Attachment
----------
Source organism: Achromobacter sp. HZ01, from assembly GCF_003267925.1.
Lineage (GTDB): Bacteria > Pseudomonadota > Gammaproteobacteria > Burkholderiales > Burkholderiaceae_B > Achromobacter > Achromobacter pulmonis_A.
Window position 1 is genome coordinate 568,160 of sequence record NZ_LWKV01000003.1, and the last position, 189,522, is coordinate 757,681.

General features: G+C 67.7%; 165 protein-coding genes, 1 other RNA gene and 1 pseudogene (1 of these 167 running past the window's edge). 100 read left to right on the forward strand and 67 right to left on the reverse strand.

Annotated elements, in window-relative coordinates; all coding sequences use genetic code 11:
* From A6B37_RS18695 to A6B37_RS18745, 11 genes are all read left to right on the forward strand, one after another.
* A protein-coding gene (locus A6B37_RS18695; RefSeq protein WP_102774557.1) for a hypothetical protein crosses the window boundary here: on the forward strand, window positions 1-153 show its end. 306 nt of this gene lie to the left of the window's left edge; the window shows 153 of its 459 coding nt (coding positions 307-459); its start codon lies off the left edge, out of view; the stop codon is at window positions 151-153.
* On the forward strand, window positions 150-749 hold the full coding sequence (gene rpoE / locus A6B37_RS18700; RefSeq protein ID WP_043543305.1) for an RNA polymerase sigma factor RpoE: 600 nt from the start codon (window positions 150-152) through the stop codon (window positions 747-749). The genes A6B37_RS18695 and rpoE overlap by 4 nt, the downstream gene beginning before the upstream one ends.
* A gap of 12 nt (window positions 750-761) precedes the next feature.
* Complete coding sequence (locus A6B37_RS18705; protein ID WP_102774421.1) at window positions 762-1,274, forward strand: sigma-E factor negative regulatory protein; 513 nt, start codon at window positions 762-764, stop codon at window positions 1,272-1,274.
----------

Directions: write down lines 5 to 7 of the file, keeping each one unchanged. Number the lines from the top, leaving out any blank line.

Annotated elements, in window-relative coordinates; all coding sequences use genetic code 11:
* From A6B37_RS18695 to A6B37_RS18745, 11 genes are all read left to right on the forward strand, one after another.
* A protein-coding gene (locus A6B37_RS18695; RefSeq protein WP_102774557.1) for a hypothetical protein crosses the window boundary here: on the forward strand, window positions 1-153 show its end. 306 nt of this gene lie to the left of the window's left edge; the window shows 153 of its 459 coding nt (coding positions 307-459); its start codon lies off the left edge, out of view; the stop codon is at window positions 151-153.